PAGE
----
Irina Zaks: The Fibonacci sequence is a foundation for the Golden ratio, which has been a symbol of harmony, and we strive to create harmony in our projects and relationships. The golden ratio, φ (1.618), is called the "Number of Beauty." The other founding principle of our web studio is Occam's razor, which, in plain English, sounds like "the simplest solution to the problem is the best one." Avoid making solutions more complicated than the problem they need to solve. We often work on complex projects, and we strive to find the simplest solution (that is often not simple) that can solve challenging problems that we deal with.  

Fibonacci Web Studio
Fibonacci WebStudio Website interface

TDT [3]: What do you believe are the unique needs of academic websites, and how does your studio address these needs while fostering community and knowledge sharing?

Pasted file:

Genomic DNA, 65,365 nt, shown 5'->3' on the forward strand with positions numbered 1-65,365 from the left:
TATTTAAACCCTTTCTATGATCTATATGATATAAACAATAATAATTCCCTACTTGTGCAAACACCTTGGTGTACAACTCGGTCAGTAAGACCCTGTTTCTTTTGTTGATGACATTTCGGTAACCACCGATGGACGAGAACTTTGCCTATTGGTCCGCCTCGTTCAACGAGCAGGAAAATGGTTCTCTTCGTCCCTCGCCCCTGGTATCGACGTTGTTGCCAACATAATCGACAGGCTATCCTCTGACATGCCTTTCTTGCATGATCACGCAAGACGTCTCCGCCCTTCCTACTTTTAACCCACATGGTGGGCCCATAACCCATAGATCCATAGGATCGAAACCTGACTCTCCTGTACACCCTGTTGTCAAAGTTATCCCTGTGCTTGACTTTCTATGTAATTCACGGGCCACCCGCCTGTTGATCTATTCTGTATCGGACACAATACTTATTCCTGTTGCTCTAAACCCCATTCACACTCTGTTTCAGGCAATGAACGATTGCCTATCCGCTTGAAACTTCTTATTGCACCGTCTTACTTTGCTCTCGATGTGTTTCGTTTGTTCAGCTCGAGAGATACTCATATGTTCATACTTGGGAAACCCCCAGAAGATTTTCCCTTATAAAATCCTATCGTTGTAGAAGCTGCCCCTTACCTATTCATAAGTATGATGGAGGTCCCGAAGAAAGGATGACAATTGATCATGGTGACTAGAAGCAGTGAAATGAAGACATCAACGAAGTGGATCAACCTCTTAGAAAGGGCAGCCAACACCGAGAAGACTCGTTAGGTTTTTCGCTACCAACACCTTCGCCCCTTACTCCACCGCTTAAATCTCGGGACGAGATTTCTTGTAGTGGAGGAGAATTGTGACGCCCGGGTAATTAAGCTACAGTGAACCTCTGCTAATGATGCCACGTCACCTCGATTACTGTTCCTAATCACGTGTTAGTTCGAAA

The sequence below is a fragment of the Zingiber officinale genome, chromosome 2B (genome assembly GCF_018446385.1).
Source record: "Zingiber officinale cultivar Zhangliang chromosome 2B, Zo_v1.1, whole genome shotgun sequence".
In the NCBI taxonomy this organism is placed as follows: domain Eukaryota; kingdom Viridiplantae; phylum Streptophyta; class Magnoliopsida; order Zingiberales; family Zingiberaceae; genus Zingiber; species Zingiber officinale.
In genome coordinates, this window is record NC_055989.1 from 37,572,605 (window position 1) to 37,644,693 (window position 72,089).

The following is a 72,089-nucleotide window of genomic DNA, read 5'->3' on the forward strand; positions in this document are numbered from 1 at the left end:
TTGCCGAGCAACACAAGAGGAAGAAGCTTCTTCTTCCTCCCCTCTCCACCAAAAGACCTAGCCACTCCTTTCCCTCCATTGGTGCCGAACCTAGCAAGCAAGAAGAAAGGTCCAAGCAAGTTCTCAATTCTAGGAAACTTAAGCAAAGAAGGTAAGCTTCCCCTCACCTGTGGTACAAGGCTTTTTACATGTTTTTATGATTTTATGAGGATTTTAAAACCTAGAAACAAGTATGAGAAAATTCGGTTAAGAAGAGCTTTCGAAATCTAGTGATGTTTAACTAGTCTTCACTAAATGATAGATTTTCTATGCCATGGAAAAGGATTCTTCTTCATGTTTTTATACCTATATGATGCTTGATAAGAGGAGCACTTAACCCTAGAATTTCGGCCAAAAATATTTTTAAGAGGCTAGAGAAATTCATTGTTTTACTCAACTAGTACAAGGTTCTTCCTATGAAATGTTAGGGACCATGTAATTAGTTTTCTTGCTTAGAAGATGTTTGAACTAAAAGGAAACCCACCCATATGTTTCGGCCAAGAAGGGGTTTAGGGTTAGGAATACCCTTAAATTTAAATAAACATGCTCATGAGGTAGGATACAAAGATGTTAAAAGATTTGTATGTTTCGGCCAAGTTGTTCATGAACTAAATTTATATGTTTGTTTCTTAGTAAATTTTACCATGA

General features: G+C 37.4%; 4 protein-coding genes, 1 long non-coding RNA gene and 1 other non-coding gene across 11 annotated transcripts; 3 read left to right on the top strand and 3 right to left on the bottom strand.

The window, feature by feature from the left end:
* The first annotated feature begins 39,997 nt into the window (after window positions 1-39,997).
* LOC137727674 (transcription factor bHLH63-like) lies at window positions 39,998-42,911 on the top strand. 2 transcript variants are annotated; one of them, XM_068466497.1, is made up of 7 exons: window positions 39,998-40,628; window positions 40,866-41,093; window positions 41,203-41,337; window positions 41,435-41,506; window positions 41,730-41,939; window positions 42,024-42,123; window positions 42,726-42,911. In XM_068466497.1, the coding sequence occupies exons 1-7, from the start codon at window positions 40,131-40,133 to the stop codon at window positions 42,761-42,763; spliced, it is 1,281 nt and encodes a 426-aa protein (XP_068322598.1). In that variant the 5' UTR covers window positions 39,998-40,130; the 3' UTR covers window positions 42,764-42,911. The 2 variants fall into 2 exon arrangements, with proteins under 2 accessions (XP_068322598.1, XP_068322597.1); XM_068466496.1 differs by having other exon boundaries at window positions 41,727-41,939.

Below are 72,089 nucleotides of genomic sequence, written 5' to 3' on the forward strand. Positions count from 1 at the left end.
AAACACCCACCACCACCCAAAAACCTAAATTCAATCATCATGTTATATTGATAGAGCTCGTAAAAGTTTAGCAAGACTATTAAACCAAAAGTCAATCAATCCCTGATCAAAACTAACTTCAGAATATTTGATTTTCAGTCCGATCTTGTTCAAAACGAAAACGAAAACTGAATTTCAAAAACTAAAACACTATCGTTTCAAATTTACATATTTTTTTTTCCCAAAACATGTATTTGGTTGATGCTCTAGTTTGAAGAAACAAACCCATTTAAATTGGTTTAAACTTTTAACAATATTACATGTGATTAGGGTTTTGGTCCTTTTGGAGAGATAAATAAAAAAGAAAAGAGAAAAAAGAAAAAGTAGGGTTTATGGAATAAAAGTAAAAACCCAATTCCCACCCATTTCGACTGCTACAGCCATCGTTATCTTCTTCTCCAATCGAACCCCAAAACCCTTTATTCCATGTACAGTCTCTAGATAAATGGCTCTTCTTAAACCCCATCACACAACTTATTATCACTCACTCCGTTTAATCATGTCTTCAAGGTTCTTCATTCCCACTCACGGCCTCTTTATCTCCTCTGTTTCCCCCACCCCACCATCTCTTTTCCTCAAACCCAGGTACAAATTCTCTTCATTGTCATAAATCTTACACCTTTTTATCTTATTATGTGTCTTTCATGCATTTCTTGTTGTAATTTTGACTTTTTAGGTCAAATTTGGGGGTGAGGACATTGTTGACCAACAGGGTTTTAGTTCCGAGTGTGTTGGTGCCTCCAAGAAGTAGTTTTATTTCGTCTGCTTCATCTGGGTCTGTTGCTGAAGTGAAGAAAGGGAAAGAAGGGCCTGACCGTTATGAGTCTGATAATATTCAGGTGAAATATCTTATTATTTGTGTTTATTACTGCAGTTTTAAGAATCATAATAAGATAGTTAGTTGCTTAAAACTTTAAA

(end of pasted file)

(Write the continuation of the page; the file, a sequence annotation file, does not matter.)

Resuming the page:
Irina Zaks: Each research project is unique in its own way. In our studio, we learn from subject experts what aspects of their research need to be surfaced and presented to website visitors. We bring to the table expertise in web technologies and tools that allow researchers to do that (present research results) efficiently.

TDT [4]: Your role as an open-source software evangelist at Stanford Open Source Lab is intriguing. How do you promote open-source philosophies within academic environments traditionally dominated by proprietary systems?

Irina Zaks: The Stanford Open Source Lab was founded in November 2007 by a group of people from across Stanford who feel that openness matters. Over the years, we have continued to support open source principles and practical implementation through community practice, web camps, knowledge sharing, and practice of open source principles in technology, science, and social interaction. In addition to Open source in IT, Stanford also has  74  scientific open-source projects. A new Open Source Program Office (OSPO) was recently established at Stanford, supported by the Alfred P. Sloan Foundation.